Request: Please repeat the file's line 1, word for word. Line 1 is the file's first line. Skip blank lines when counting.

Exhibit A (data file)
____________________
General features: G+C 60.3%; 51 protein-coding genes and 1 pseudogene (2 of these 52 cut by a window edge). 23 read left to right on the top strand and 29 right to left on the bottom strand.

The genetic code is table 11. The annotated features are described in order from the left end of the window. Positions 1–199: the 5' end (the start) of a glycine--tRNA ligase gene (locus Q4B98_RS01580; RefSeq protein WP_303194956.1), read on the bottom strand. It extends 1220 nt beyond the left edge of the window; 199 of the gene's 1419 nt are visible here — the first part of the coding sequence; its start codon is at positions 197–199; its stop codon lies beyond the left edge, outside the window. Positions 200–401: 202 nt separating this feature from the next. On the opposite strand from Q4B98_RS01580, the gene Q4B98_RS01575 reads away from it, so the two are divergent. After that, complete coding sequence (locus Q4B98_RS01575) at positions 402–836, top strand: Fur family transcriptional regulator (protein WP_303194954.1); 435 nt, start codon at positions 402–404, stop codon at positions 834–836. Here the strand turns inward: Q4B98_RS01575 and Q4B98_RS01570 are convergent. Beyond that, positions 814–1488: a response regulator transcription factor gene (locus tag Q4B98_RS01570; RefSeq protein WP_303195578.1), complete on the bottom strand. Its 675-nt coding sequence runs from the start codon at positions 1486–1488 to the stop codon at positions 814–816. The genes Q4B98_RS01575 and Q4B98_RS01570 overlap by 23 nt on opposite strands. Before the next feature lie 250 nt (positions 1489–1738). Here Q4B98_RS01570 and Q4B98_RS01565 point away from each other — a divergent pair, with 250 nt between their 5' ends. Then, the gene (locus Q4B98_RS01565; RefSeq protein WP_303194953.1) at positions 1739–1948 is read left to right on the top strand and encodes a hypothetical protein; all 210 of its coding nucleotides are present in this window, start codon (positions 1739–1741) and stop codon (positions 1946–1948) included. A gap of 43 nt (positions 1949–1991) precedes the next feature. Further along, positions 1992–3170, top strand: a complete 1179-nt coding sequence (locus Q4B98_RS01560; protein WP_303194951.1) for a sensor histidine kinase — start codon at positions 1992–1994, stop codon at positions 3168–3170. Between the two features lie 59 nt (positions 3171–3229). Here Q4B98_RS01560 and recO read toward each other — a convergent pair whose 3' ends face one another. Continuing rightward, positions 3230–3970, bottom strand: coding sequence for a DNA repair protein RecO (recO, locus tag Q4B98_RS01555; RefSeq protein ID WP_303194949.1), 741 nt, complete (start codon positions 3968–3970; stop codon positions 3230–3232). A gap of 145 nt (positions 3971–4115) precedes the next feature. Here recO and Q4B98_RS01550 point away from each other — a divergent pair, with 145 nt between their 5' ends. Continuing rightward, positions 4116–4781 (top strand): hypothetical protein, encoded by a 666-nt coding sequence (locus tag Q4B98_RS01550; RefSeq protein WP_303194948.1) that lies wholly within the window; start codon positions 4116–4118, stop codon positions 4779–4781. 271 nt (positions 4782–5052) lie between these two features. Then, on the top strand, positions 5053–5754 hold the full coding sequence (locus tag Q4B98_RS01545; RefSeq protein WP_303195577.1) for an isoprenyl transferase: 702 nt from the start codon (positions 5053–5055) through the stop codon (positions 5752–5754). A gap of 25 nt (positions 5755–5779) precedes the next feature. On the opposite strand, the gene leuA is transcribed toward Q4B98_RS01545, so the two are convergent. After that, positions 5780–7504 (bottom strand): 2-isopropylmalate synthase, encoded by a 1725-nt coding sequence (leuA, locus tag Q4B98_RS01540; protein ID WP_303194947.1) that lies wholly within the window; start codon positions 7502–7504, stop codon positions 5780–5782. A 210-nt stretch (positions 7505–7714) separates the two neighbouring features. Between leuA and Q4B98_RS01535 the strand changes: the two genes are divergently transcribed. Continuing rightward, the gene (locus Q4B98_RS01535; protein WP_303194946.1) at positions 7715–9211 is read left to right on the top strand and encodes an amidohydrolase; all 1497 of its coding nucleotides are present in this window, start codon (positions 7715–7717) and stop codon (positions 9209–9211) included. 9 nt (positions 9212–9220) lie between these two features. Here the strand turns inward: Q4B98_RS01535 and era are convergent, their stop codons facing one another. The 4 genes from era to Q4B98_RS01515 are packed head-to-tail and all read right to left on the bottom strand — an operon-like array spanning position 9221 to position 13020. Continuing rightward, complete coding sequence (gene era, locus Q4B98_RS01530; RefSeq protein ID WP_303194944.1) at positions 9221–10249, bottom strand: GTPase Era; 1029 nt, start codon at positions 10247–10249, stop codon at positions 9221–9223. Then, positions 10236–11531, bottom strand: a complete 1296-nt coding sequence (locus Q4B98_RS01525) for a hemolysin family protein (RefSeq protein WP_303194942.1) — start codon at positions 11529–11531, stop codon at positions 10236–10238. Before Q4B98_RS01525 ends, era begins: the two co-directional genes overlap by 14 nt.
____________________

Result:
General features: G+C 60.3%; 51 protein-coding genes and 1 pseudogene (2 of these 52 cut by a window edge). 23 read left to right on the top strand and 29 right to left on the bottom strand.